Defensive medicine and hospital admissions

by Walter Olson on October 1, 2009

Unnecessary testing and prescribing is often the first example that comes to mind in discussions of defensive medicine, but Stuart Turkewitz, M.D., explains why needless hospital admissions, especially of older adults and those with chronic medical problems, should also be seen as a prime example. Just to lend interest, Dr. Turkewitz, an internist and geriatrician, contributes the views as a guest blogger at the New York Personal Injury Law Blog, published by his lawyer brother Eric.

{ 2 comments }

1 throckmorton 10.02.09 at 8:27 am

It is not just the admissions that drive up the defensive medical costs but what happens once the patients are admitted. The classic is the elderly patient who comes in because of flu. While they are in the hospital, their primary care doctor or the hospitalist is able to manage thier whole admission. Rather than doing this, every internist knows the first question a plaintiffs attorney will ask is “Why didn’t you consult a specialist?” So, the internist consults everyone. Pumonology for the pneumonia, endocrine because the patient has diabetes. In the course of the admission every medical problem that the patient has to which the internist can be held accountable will be consulted out. You end up with 10 consultants and ten seperate charges. The family is happy because they think this is better care, and guess what, they are not paying for it, Medicare is. Now on top of this, this consult culture has been taught to our residents and medical students so they think this is the way medicine is supposed to be practiced. For those that think this is all a money grab, the same consulting practices occur for the uninsured as well. For those of us who are called to consult, we just say that we have been recruited to be a possible codefendant.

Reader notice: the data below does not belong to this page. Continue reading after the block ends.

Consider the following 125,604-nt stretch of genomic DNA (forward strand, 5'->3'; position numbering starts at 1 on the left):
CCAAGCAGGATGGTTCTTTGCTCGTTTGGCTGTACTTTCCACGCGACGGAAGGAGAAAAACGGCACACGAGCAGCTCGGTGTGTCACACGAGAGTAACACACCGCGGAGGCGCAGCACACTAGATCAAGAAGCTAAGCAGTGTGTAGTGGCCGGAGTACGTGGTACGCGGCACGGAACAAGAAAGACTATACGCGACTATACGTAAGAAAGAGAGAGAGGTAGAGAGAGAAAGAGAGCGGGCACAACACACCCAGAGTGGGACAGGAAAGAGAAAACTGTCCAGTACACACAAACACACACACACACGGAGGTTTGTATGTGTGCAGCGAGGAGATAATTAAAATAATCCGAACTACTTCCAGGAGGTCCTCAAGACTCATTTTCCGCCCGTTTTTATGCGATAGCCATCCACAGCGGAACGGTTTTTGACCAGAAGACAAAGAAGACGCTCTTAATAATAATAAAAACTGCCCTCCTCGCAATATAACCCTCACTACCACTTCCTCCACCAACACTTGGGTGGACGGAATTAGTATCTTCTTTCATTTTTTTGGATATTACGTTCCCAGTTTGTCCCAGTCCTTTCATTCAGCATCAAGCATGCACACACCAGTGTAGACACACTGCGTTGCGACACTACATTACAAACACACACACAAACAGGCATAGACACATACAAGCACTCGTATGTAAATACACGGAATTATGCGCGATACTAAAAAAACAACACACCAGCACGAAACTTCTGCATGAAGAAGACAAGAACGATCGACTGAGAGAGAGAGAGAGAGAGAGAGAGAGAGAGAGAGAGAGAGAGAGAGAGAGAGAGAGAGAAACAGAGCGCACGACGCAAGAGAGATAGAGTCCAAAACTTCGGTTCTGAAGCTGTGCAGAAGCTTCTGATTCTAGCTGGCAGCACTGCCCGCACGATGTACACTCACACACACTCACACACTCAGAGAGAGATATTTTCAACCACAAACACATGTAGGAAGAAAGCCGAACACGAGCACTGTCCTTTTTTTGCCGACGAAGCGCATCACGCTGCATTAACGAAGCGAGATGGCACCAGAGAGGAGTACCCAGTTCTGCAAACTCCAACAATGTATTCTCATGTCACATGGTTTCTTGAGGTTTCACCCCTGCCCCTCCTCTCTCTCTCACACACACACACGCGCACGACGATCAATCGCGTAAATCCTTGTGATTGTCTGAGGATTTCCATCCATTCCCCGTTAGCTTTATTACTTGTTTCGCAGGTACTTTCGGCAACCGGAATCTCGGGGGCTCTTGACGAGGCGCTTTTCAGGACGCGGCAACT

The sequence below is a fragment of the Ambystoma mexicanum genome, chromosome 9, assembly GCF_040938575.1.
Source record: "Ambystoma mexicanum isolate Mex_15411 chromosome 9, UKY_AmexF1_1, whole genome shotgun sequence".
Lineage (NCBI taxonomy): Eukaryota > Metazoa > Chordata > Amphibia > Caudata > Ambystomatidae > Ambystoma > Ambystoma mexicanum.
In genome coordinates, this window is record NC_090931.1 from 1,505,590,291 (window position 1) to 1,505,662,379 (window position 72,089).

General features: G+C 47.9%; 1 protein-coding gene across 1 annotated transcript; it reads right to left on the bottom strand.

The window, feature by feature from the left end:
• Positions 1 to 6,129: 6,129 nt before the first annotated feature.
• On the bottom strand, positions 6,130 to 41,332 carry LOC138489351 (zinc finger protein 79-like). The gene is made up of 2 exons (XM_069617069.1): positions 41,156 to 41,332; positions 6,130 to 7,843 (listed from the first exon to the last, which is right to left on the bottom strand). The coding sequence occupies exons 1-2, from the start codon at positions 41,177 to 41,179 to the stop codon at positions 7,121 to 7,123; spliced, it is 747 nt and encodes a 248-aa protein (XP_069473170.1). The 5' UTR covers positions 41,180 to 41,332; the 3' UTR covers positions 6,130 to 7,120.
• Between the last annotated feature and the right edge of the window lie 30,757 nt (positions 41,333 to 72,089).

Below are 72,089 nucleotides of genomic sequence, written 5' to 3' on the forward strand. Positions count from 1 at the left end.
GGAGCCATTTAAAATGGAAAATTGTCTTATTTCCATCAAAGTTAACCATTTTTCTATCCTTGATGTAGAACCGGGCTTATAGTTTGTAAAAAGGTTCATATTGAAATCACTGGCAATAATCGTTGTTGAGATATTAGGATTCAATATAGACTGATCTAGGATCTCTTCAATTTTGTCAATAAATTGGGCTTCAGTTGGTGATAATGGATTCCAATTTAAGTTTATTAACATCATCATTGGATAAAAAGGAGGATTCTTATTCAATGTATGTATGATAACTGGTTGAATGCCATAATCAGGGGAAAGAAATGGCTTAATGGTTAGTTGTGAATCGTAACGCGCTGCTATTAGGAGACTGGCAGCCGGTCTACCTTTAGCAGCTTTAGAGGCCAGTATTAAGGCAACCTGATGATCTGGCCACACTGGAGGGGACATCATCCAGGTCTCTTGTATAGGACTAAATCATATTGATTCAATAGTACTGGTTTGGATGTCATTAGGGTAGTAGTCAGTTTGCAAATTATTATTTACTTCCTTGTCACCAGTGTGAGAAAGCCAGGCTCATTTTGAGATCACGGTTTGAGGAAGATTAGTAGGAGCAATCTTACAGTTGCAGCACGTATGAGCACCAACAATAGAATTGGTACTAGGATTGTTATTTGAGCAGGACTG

2 Matt 10.16.09 at 2:35 pm

OK, so let’s assume all this is true. And let’s look at the caps on damages which are the proposed reform. We have had multiple states with at least 10 years of caps and we have lots of states without.

Are those WITH the proposed reform any less likely to admit the elderly than those without? And are those states with the reform spending less on elder care as a result?

Ought to be an easy thing to show one way or the other. If the admissions don’t change, and the cost isn’t any cheaper, then perhaps we need to look at other possible reforms.

Comments on this entry are closed.